1 of 3 | Sen. Lindsey Graham, R-S.C., has been subpoenaed by a special grand jury in the investigation into possible criminal interference by former President Donald Trump in Georgia's 2020 elections. Photo by Ting Shen/UPI | License Photo
July 5 (UPI) -- A special grand jury, investigating whether former President Donald Trump committed possible criminal interference in Georgia's 2020 elections, has subpoenaed key members of Trump's team, including former New York City Mayor Rudy Giuliani, Sen. Lindsey Graham, R-S.C. and lawyer John Eastman, according to court documents.
The subpoenas, which were filed Tuesday in Fulton County, cite appearances in December 2020 by Giuliani and Eastman before Georgia's state Senate where they blamed Trump's loss to Democrat Joe Biden on disproven claims of widespread voter fraud.
Guiliani presented a video, debunked by Georgia Secretary of State Brad Raffensperger, of election workers at State Farm Arena in Atlanta producing "suitcases of unlawful ballots." The subpoenas also cited "at least two telephone calls" Sen. Graham made to Raffensperger.
"During the telephone calls, Graham questioned Secretary Raffensperger and his staff about reexamining certain absentee ballots cast in Georgia in order to explore the possibility of a more favorable outcome for former President Donald Trump," the subpoena said. "Graham also made reference to allegations of widespread voter fraud in the November 2020 election in Georgia, consistent with public statements made by known affiliates of the Trump Campaign."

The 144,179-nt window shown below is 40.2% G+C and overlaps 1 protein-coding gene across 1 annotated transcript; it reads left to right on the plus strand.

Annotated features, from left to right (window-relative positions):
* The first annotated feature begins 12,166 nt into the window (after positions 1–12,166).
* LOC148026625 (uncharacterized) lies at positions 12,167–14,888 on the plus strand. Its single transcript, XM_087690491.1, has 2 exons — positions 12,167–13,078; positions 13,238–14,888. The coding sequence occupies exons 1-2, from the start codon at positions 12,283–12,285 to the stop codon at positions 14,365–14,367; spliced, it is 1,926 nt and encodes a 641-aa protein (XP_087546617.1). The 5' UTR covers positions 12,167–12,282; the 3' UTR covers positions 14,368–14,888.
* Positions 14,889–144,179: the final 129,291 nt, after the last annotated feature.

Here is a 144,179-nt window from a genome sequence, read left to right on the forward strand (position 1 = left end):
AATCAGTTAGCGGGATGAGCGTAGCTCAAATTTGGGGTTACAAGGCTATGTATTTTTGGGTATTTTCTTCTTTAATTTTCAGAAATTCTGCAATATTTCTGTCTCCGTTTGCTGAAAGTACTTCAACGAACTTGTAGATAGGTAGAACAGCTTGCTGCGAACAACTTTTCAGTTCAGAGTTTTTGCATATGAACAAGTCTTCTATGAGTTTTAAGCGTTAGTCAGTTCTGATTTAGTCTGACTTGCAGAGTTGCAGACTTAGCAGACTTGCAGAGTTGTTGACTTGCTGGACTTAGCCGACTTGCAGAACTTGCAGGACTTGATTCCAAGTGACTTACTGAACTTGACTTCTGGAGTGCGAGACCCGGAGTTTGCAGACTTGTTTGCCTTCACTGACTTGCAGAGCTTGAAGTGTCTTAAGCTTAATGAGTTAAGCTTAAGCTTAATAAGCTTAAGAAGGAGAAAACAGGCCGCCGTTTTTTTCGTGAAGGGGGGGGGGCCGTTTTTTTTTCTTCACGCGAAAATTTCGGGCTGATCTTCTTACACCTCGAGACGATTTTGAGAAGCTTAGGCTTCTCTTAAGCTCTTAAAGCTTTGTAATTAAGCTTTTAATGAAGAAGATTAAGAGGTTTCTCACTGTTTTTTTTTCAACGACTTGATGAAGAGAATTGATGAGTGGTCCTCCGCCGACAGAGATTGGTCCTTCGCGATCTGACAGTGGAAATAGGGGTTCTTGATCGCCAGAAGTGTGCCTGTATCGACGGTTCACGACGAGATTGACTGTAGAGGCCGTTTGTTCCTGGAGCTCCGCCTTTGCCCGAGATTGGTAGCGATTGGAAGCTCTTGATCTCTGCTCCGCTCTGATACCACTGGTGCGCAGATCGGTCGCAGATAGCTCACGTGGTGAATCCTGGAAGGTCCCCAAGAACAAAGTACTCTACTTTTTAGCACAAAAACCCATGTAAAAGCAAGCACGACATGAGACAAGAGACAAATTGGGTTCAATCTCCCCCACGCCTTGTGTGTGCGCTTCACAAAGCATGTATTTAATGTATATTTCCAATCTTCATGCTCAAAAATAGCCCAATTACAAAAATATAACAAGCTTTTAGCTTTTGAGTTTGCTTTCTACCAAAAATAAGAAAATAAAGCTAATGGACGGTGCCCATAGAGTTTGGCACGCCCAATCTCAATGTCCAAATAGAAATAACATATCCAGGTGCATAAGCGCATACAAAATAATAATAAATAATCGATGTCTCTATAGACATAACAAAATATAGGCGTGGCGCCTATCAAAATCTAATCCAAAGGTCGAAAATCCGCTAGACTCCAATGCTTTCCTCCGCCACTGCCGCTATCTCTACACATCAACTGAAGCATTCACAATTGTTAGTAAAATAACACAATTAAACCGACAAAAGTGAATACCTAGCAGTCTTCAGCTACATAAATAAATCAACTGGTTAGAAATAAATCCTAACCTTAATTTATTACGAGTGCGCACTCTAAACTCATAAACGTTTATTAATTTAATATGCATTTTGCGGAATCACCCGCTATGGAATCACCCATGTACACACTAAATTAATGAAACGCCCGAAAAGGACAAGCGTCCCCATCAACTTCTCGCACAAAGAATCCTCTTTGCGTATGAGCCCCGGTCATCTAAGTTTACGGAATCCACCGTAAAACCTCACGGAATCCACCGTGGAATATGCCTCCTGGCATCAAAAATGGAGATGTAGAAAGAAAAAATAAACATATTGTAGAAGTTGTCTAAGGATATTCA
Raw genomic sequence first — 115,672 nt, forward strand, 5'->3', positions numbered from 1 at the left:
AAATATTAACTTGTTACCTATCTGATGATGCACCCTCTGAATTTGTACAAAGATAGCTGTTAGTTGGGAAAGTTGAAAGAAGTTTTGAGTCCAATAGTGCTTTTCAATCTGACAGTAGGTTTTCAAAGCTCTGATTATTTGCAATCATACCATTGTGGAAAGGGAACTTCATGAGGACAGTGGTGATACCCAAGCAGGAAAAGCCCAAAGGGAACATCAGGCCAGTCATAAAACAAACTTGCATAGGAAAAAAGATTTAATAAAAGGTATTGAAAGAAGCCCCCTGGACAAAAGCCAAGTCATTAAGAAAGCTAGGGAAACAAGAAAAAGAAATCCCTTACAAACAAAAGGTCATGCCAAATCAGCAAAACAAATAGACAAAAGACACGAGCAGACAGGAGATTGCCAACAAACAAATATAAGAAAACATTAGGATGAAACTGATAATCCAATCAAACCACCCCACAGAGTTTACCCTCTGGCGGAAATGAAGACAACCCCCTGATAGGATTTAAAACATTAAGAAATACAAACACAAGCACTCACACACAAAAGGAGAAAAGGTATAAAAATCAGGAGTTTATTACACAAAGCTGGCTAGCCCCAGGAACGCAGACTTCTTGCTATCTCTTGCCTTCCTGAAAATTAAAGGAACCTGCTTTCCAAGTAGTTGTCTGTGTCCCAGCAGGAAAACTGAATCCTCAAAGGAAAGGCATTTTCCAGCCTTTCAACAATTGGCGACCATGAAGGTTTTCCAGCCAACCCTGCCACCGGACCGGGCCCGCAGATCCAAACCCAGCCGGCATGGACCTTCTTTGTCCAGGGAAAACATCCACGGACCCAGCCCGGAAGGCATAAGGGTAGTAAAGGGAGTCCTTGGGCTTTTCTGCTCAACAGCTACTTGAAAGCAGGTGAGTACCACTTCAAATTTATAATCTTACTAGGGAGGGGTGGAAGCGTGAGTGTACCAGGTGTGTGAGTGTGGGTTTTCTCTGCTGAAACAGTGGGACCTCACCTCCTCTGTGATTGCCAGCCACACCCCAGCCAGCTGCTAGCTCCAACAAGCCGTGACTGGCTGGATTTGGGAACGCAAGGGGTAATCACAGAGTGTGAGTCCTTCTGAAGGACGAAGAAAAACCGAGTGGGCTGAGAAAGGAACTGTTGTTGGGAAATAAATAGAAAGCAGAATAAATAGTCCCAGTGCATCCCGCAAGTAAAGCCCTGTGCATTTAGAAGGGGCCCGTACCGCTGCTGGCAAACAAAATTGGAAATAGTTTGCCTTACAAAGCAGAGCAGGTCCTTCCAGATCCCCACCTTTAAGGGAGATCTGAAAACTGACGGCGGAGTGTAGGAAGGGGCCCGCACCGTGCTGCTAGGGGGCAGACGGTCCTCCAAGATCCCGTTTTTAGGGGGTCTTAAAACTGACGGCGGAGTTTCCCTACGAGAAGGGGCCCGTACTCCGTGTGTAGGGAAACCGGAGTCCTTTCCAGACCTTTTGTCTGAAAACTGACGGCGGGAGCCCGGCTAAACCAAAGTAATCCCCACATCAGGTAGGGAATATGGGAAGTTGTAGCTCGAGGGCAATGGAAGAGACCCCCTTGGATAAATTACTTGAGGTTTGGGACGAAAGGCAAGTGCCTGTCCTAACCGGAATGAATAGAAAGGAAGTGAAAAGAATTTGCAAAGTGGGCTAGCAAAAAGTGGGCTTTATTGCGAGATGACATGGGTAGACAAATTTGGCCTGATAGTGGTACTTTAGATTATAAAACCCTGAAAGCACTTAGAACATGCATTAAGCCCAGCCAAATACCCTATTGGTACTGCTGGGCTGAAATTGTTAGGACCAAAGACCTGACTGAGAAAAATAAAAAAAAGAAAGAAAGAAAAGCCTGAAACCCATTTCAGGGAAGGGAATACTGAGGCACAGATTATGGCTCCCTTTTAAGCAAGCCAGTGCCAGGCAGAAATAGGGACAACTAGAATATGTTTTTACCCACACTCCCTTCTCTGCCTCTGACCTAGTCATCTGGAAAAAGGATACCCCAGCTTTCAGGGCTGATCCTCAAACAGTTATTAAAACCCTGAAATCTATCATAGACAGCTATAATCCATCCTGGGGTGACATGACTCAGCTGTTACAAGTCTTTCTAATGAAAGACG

The Fulton County special grand jury also subpoenaed Trump lawyers Jenna Ellis, Cleta Mitchell and Kenneth Chesebro who allegedly offered advice on strategies to overturn Biden's wins in Georgia and other swing states.
Fulton County District Attorney Fani Willis has been investigating whether Trump broke Georgia's election laws, specifically citing audio of a separate call in which Trump urged Raffensperger to "find 11,780 votes" to overturn the state's certified election results because "we won the state."
The 23-person special grand jury, which was seated in May from a pool of 200 candidates, has begun hearing evidence. Raffensperger and Georgia Attorney Chris Carr testified in June, while Georgia Gov. Brian Kemp is scheduled to give video testimony later this month.
While the special grand jury will not have the power to return an indictment, it "may make recommendations concerning criminal prosecutions as it shall see fit," Willis said in a letter to the court, adding that "a significant number of witnesses have refused to cooperate with the investigation absent a subpoena requiring their testimony."